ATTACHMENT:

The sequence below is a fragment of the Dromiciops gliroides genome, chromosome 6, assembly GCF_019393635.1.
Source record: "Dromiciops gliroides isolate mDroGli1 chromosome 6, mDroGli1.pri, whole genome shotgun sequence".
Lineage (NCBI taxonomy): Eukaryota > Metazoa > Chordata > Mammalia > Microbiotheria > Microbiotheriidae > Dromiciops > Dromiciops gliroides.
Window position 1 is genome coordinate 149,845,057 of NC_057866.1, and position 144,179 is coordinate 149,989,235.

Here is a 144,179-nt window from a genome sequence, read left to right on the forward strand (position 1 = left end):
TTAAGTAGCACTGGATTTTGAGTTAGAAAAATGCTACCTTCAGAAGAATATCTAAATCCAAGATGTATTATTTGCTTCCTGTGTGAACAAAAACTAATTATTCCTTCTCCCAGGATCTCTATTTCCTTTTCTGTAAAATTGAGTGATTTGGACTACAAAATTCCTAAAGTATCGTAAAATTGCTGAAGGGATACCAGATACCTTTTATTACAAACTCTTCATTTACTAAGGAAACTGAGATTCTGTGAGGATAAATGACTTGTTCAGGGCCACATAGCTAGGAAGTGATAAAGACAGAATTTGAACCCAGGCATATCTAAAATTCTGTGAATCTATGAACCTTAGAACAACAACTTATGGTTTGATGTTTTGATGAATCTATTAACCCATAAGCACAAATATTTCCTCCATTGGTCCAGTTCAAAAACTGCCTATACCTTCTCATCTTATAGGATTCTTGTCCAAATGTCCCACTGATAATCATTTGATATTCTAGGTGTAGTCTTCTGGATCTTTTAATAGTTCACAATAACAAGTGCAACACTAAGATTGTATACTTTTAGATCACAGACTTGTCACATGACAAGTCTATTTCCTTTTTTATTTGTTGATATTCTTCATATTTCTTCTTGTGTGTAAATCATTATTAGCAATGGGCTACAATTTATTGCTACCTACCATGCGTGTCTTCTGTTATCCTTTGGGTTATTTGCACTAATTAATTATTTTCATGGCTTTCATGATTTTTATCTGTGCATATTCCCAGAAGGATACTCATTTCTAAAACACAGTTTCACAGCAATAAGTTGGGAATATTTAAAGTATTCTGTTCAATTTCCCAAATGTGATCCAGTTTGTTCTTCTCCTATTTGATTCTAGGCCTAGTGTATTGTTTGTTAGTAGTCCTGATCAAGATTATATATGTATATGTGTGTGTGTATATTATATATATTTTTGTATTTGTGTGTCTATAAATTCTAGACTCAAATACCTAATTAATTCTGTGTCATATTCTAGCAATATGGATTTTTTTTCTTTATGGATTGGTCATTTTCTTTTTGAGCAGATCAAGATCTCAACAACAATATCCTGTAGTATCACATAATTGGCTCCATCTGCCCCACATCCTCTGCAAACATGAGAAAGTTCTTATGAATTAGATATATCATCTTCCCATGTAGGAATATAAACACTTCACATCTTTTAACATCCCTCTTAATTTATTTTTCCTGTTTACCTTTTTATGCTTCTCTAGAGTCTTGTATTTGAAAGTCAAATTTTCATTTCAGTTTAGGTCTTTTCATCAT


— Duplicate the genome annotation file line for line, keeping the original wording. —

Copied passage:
The sequence below is a fragment of the Dromiciops gliroides genome, chromosome 6, assembly GCF_019393635.1.
Source record: "Dromiciops gliroides isolate mDroGli1 chromosome 6, mDroGli1.pri, whole genome shotgun sequence".
Lineage (NCBI taxonomy): Eukaryota > Metazoa > Chordata > Mammalia > Microbiotheria > Microbiotheriidae > Dromiciops > Dromiciops gliroides.
Window position 1 is genome coordinate 149,845,057 of NC_057866.1, and position 144,179 is coordinate 149,989,235.

Here is a 144,179-nt window from a genome sequence, read left to right on the forward strand (position 1 = left end):
TTAAGTAGCACTGGATTTTGAGTTAGAAAAATGCTACCTTCAGAAGAATATCTAAATCCAAGATGTATTATTTGCTTCCTGTGTGAACAAAAACTAATTATTCCTTCTCCCAGGATCTCTATTTCCTTTTCTGTAAAATTGAGTGATTTGGACTACAAAATTCCTAAAGTATCGTAAAATTGCTGAAGGGATACCAGATACCTTTTATTACAAACTCTTCATTTACTAAGGAAACTGAGATTCTGTGAGGATAAATGACTTGTTCAGGGCCACATAGCTAGGAAGTGATAAAGACAGAATTTGAACCCAGGCATATCTAAAATTCTGTGAATCTATGAACCTTAGAACAACAACTTATGGTTTGATGTTTTGATGAATCTATTAACCCATAAGCACAAATATTTCCTCCATTGGTCCAGTTCAAAAACTGCCTATACCTTCTCATCTTATAGGATTCTTGTCCAAATGTCCCACTGATAATCATTTGATATTCTAGGTGTAGTCTTCTGGATCTTTTAATAGTTCACAATAACAAGTGCAACACTAAGATTGTATACTTTTAGATCACAGACTTGTCACATGACAAGTCTATTTCCTTTTTTATTTGTTGATATTCTTCATATTTCTTCTTGTGTGTAAATCATTATTAGCAATGGGCTACAATTTATTGCTACCTACCATGCGTGTCTTCTGTTATCCTTTGGGTTATTTGCACTAATTAATTATTTTCATGGCTTTCATGATTTTTATCTGTGCATATTCCCAGAAGGATACTCATTTCTAAAACACAGTTTCACAGCAATAAGTTGGGAATATTTAAAGTATTCTGTTCAATTTCCCAAATGTGATCCAGTTTGTTCTTCTCCTATTTGATTCTAGGCCTAGTGTATTGTTTGTTAGTAGTCCTGATCAAGATTATATATGTATATGTGTGTGTGTATATTATATATATTTTTGTATTTGTGTGTCTATAAATTCTAGACTCAAATACCTAATTAATTCTGTGTCATATTCTAGCAATATGGATTTTTTTTCTTTATGGATTGGTCATTTTCTTTTTGAGCAGATCAAGATCTCAACAACAATATCCTGTAGTATCACATAATTGGCTCCATCTGCCCCACATCCTCTGCAAACATGAGAAAGTTCTTATGAATTAGATATATCATCTTCCCATGTAGGAATATAAACACTTCACATCTTTTAACATCCCTCTTAATTTATTTTTCCTGTTTACCTTTTTATGCTTCTCTAGAGTCTTGTATTTGAAAGTCAAATTTTCATTTCAGTTTAGGTCTTTTCATCAT